• Contracts. While some people use formal contracts to spell out all the terms of their BDSM dynamics, this isn’t as common as 50 Shades of Grey made it seem. If codifying all the ins and outs of your relationship is important to you, then a contract might be worth looking into. But it’s certainly not a BDSM requirement and probably isn’t necessary for most dynamics. Even if you do have a contract, it should never take the place of regular communication about what is and isn’t working in the relationship.
  • Impact. A lot of subs think they aren’t “real” subs unless they’re masochists. I thought this when I was new because the two seemed to go together for so many s-types. But in reality, plenty of subs are not into pain, and that’s OK! BDSM doesn’t have to involve impact at all. And if it does, it can be tailored to the sub’s level of comfort. Vagabond and I do engage in impact, but my pain tolerance is low so it might not seem intense compared to some players in the scene. What appeals to me about impact is intimacy as opposed to pain, so bare-handed spanking is my favorite form of impact. 
  • Honorifics. I see so many posts in online BDSM forums from people who don’t like the most common titles, or honorifics, used in BDSM (mistress, sir, daddy, etc.) but feel they’re stuck with them anyway. There is no BDSM requirement to use honorifics. Some people love them and like how they enhance feelings of dominance and submission, but other people find them awkward or ill-fitting and don’t use them. Personally, I don’t like them because they seem too overtly roleplay oriented, so I’ve never used them.
  • Collars. You’ve undoubtedly heard that collars in BDSM are the kinky equivalent of a wedding ring. And sometimes they are—but sometimes they aren’t. Collars can mean whatever you want them to mean. They can symbolize lifelong commitment or be worn only during play or merely as a fashion statement. My collar is simply another toy for us to use during play. I also have an understated o-ring necklace that I wear in public when I feel like it. When I do, it’s a fun D/s reminder. The important thing is for you and your partner to agree on the significance of any collar you plan to use so you can avoid potentially awkward or hurtful misunderstandings.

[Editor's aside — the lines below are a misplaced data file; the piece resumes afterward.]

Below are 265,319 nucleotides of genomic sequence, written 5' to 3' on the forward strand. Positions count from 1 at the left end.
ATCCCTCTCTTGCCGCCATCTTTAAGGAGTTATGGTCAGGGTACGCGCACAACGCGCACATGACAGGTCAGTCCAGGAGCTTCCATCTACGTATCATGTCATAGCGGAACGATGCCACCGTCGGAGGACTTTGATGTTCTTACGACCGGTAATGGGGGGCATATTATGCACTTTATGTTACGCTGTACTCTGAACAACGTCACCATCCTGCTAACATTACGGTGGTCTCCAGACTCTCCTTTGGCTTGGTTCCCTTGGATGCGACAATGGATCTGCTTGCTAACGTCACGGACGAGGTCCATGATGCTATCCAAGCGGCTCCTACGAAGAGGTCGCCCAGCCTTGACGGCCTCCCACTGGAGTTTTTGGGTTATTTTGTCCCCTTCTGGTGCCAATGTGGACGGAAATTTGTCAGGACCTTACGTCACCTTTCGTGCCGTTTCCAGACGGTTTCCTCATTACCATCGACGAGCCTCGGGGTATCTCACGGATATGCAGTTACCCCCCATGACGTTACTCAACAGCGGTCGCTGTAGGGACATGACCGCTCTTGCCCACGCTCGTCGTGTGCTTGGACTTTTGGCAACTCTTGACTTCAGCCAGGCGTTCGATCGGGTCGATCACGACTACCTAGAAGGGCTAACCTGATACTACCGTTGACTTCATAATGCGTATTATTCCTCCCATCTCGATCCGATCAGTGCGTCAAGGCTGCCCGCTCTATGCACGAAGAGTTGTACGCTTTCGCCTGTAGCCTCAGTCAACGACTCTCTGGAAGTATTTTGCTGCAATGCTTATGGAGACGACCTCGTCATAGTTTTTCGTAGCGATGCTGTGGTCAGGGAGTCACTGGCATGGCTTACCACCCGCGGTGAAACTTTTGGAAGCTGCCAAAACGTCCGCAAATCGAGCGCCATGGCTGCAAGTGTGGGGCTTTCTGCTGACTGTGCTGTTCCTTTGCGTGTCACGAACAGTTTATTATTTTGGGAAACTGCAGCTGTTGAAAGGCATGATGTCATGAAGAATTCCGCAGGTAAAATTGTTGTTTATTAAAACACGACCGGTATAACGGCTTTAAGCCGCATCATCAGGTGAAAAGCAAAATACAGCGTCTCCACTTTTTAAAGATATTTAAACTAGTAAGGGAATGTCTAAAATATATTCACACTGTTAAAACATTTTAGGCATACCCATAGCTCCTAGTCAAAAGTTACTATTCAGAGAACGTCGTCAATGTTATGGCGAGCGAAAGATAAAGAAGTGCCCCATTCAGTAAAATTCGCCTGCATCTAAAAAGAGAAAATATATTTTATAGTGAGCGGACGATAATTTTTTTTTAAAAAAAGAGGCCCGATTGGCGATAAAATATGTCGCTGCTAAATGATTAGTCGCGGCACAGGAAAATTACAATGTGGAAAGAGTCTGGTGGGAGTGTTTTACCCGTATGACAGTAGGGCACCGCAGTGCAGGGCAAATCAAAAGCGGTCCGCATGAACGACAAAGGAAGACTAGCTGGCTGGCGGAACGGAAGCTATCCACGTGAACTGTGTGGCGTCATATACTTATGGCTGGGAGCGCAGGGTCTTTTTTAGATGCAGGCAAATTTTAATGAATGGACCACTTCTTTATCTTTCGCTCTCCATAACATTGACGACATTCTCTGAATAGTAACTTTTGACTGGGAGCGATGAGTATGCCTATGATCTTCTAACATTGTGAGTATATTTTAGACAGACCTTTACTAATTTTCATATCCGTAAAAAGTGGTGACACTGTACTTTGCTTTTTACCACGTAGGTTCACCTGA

• The BDSM community. If you’re interested in BDSM but don’t want to attend community events, such as munches or parties, you don’t have to. While it can be rewarding to get to know other kinky people who share your interests, the kink community isn’t immune to the problems that plague all special interest groups. There are scandals, factions, and disagreements. But there are also great classes, conventions, and parties. Pick the level of involvement that suits you, from none to becoming a community leader and everything in between.
  • Safewords (sort of). To be clear, we’re not against safewords and usually advise that people have them. But contrary to popular belief, “no” and “stop” can function as your safewords and must always be respected unless you negotiate otherwise. Also, some people have such a high level of trust with their partners that they can comfortably play without safewords. We don’t recommend that for newbies, but it’s a valid way to play for some advanced kinksters. 
  • Aftercare (sort of). Like safewords, aftercare is another concept that’s constantly presented as a necessity in BDSM. Although it’s true that you should always discuss aftercare needs during negotiation, some people (like me) may not need aftercare. Other people may have uncommon aftercare needs. Everyone is unique.

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Bound Together
One couple’s insights into BDSM